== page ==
The same thinking process can be applied to bad habits of choosing unhealthy food. In this instance, one must choose to accept that one is going to suffer the lack of the pleasure one gets from eating very tasty but unhealthy food. The human brain sees that as an evil (because of attachment to the pleasing effect it gives us) and we naturally try to avoid evils. But the mind knows that this is really not an evil and is actually good so it overrides the emotional side of us and wills what is truly good. One will then suffer the emotional consequences meaning one must suffer the effects of not feeling those pleasing effects for a short time (the brain doesn’t secrete as much dopamine). However after one eats a healthy meal, he will then realize that this was actually good for him even from an emotional side because he actually feels better too after finishing it (no bloating, fatigue, feeling gross, etc). By choosing the right path, one has accepted suffering and pain into his life and thereby strengthens his will and tempers his emotional attachment. With continued practice, the emotions/passions become detached from those bad foods. The pace of this differs amongst people depending on where they are at mentally/psychologically.
This is ultimately the step one must make when trying to lose weight and maintain a healthy balanced body. One must accept pain and suffering in one’s life. Suffering will find you either way as if you do eat unhealthy or do not exercise enough, then you will likely suffer the consequences in the long run with associated diseases and disabilities. Suffer the lack of pleasure now for the good of your body later. It doesn’t mean you can never have snacks and such – it just means it needs to be tightly regulated for your health. I always encourage my patients to continue to think two steps ahead. Where are you going to be at in five years with this weight gain you have had over the last year? Something has to change, and the time for that change is now. By accepting that pain and suffering is just a part of this life, and choosing to bear it well, you will go far with getting your passions/emotions under control and thereby making it much easier to lead a healthy lifestyle.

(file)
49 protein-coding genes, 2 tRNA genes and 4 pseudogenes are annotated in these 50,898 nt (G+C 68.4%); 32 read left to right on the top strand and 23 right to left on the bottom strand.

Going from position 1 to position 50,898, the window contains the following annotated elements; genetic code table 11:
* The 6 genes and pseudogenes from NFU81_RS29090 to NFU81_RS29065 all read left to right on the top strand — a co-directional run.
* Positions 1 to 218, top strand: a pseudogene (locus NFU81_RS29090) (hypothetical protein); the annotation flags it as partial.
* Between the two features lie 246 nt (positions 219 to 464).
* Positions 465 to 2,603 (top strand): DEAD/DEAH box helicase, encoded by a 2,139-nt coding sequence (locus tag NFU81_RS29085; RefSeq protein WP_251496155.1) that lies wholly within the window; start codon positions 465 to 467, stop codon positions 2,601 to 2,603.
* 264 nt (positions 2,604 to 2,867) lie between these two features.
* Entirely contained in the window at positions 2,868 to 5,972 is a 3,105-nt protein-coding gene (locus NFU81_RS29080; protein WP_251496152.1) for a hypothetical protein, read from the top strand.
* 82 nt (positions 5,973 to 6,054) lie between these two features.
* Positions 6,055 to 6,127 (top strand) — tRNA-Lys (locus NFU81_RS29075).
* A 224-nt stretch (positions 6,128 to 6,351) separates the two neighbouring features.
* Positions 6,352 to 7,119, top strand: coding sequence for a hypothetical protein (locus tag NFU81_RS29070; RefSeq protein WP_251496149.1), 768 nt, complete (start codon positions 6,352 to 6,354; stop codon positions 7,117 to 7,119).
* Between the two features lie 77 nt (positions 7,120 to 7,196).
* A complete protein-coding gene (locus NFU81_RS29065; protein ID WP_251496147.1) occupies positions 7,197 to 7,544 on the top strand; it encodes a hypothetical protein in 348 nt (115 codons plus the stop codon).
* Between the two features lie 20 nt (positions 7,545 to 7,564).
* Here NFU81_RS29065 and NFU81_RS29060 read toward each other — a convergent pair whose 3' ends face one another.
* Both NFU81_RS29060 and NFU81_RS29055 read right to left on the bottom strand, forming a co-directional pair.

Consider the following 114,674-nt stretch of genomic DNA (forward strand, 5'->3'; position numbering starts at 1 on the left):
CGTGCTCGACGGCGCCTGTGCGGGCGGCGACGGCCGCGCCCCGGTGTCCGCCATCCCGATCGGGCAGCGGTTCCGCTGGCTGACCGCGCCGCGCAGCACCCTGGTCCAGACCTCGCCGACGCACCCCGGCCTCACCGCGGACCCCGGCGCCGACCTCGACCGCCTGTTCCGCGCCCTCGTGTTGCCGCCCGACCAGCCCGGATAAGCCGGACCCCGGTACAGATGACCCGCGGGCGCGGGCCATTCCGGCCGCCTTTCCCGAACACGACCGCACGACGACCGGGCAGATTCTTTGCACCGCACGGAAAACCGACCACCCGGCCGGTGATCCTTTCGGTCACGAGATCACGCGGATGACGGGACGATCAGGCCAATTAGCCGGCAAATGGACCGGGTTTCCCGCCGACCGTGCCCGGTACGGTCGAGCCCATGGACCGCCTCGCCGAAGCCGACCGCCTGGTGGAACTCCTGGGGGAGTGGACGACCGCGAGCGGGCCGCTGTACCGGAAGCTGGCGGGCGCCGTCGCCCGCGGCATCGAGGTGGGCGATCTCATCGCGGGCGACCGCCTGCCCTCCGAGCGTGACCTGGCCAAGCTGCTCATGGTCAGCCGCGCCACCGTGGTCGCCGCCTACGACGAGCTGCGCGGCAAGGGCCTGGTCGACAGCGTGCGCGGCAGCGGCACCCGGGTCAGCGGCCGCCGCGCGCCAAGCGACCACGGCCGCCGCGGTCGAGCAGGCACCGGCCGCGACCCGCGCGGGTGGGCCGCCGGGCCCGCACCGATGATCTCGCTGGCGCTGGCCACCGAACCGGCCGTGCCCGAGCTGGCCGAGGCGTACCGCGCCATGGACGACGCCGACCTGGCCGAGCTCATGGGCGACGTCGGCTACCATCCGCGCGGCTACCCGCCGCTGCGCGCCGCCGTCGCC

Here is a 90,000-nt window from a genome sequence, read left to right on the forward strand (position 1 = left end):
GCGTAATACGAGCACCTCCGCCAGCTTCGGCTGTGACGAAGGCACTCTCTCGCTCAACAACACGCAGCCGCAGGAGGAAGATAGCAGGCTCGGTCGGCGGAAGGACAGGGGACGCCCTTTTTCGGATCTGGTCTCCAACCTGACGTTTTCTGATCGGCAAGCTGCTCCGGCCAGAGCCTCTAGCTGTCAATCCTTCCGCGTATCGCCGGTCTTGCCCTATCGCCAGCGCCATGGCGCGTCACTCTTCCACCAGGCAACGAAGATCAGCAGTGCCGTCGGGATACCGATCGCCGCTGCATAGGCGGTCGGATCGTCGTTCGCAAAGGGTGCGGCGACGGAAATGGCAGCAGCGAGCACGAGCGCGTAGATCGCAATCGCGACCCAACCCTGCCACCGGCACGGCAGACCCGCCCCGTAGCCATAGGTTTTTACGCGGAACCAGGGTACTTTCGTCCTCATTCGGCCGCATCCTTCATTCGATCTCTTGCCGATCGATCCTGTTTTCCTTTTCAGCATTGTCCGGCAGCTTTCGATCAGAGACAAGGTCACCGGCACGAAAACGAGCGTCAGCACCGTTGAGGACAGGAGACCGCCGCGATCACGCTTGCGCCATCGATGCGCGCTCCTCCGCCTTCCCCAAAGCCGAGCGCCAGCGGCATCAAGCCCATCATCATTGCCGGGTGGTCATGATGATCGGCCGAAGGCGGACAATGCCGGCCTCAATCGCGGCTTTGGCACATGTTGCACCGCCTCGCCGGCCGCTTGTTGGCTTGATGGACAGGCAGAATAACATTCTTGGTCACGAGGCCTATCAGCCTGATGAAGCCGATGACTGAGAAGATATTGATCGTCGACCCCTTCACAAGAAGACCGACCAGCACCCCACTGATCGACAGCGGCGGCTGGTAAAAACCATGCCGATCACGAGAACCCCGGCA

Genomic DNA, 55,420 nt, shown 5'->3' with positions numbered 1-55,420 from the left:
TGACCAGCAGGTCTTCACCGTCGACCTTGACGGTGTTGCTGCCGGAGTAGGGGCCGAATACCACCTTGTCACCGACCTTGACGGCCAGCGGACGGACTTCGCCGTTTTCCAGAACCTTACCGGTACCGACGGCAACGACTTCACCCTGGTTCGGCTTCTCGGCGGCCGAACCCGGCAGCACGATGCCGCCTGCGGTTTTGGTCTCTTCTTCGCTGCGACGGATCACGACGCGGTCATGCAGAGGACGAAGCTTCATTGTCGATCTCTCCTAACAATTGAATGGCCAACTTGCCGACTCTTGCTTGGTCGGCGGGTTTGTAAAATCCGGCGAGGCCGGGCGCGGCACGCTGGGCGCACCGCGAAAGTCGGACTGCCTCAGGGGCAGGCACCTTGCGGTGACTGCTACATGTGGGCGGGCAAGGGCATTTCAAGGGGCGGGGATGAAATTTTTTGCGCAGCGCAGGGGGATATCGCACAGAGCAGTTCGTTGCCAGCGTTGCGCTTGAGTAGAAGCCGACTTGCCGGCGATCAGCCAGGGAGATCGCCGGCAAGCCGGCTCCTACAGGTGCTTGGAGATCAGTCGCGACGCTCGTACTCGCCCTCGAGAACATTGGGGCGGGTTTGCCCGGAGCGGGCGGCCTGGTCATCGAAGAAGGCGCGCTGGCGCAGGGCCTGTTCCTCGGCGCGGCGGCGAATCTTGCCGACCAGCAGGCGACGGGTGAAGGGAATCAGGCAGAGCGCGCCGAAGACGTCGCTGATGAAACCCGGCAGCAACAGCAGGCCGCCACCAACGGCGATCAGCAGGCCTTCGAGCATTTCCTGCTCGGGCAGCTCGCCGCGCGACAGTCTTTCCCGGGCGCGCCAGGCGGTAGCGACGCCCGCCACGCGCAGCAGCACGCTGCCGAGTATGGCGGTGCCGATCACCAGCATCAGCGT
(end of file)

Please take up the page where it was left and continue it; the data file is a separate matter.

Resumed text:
Remember too that this process is not simple. One may accept the idea that he will undergo a lot of suffering to overcome his attachments to certain foods. But this does not mean that he will be perfect in his quest. In fact, there is a very high chance that he will “fail” quite often. This is OK. You should never fret over such things because, as human beings, we are weak. It is ok to accept that. It doesn’t mean that you shouldn’t or can’t try to grow stronger though. But by accepting that you are a work in progress, you can accept minor failures in the process and move on to grow from them. I also encourage everyone to have someone there for them to help them with this process whether it be a family member, friend, provider, health coach, etc. The journey is easier when you have a helping hand. We will continue to delve more into the specifics of dieting and how one can hold one’s self accountable moving forward in the next blog.
Fall Dual Purpose Decorating… On A Dime